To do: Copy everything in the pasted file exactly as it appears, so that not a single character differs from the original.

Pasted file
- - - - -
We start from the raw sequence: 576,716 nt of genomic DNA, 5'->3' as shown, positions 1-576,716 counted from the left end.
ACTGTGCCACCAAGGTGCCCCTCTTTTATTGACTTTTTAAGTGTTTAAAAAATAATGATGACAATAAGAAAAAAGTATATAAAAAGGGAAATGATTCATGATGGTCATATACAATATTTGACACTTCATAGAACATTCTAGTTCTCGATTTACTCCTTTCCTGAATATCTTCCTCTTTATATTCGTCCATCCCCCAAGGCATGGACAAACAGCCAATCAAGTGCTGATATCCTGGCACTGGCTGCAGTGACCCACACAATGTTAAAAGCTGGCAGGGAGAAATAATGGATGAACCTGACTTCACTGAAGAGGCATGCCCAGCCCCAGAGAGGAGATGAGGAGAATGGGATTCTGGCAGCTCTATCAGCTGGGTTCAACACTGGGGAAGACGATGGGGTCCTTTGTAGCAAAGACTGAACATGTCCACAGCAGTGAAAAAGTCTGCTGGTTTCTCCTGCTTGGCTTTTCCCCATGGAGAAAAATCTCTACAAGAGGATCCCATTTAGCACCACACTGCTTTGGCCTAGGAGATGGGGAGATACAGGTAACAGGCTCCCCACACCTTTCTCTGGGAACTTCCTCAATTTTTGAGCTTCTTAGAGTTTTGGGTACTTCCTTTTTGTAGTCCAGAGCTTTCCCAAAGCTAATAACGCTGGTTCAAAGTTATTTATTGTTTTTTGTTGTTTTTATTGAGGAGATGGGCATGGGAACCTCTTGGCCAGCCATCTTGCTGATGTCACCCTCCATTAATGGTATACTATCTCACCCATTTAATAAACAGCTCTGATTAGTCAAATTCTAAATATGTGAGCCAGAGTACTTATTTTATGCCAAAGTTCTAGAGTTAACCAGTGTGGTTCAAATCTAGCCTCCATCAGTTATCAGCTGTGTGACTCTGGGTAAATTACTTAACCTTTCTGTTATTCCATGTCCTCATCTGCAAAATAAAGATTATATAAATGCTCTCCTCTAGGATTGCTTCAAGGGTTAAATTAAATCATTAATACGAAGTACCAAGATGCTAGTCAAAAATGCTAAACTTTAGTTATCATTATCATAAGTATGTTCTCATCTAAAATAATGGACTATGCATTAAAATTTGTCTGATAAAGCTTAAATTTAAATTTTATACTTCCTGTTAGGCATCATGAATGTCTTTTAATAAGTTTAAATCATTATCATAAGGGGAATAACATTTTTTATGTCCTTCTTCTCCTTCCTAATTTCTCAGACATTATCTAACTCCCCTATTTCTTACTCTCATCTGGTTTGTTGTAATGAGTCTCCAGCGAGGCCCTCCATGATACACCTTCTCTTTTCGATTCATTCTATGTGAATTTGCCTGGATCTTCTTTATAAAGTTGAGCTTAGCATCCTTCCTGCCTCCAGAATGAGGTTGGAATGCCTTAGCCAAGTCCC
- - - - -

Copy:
We start from the raw sequence: 576,716 nt of genomic DNA, 5'->3' as shown, positions 1-576,716 counted from the left end.
ACTGTGCCACCAAGGTGCCCCTCTTTTATTGACTTTTTAAGTGTTTAAAAAATAATGATGACAATAAGAAAAAAGTATATAAAAAGGGAAATGATTCATGATGGTCATATACAATATTTGACACTTCATAGAACATTCTAGTTCTCGATTTACTCCTTTCCTGAATATCTTCCTCTTTATATTCGTCCATCCCCCAAGGCATGGACAAACAGCCAATCAAGTGCTGATATCCTGGCACTGGCTGCAGTGACCCACACAATGTTAAAAGCTGGCAGGGAGAAATAATGGATGAACCTGACTTCACTGAAGAGGCATGCCCAGCCCCAGAGAGGAGATGAGGAGAATGGGATTCTGGCAGCTCTATCAGCTGGGTTCAACACTGGGGAAGACGATGGGGTCCTTTGTAGCAAAGACTGAACATGTCCACAGCAGTGAAAAAGTCTGCTGGTTTCTCCTGCTTGGCTTTTCCCCATGGAGAAAAATCTCTACAAGAGGATCCCATTTAGCACCACACTGCTTTGGCCTAGGAGATGGGGAGATACAGGTAACAGGCTCCCCACACCTTTCTCTGGGAACTTCCTCAATTTTTGAGCTTCTTAGAGTTTTGGGTACTTCCTTTTTGTAGTCCAGAGCTTTCCCAAAGCTAATAACGCTGGTTCAAAGTTATTTATTGTTTTTTGTTGTTTTTATTGAGGAGATGGGCATGGGAACCTCTTGGCCAGCCATCTTGCTGATGTCACCCTCCATTAATGGTATACTATCTCACCCATTTAATAAACAGCTCTGATTAGTCAAATTCTAAATATGTGAGCCAGAGTACTTATTTTATGCCAAAGTTCTAGAGTTAACCAGTGTGGTTCAAATCTAGCCTCCATCAGTTATCAGCTGTGTGACTCTGGGTAAATTACTTAACCTTTCTGTTATTCCATGTCCTCATCTGCAAAATAAAGATTATATAAATGCTCTCCTCTAGGATTGCTTCAAGGGTTAAATTAAATCATTAATACGAAGTACCAAGATGCTAGTCAAAAATGCTAAACTTTAGTTATCATTATCATAAGTATGTTCTCATCTAAAATAATGGACTATGCATTAAAATTTGTCTGATAAAGCTTAAATTTAAATTTTATACTTCCTGTTAGGCATCATGAATGTCTTTTAATAAGTTTAAATCATTATCATAAGGGGAATAACATTTTTTATGTCCTTCTTCTCCTTCCTAATTTCTCAGACATTATCTAACTCCCCTATTTCTTACTCTCATCTGGTTTGTTGTAATGAGTCTCCAGCGAGGCCCTCCATGATACACCTTCTCTTTTCGATTCATTCTATGTGAATTTGCCTGGATCTTCTTTATAAAGTTGAGCTTAGCATCCTTCCTGCCTCCAGAATGAGGTTGGAATGCCTTAGCCAAGTCCC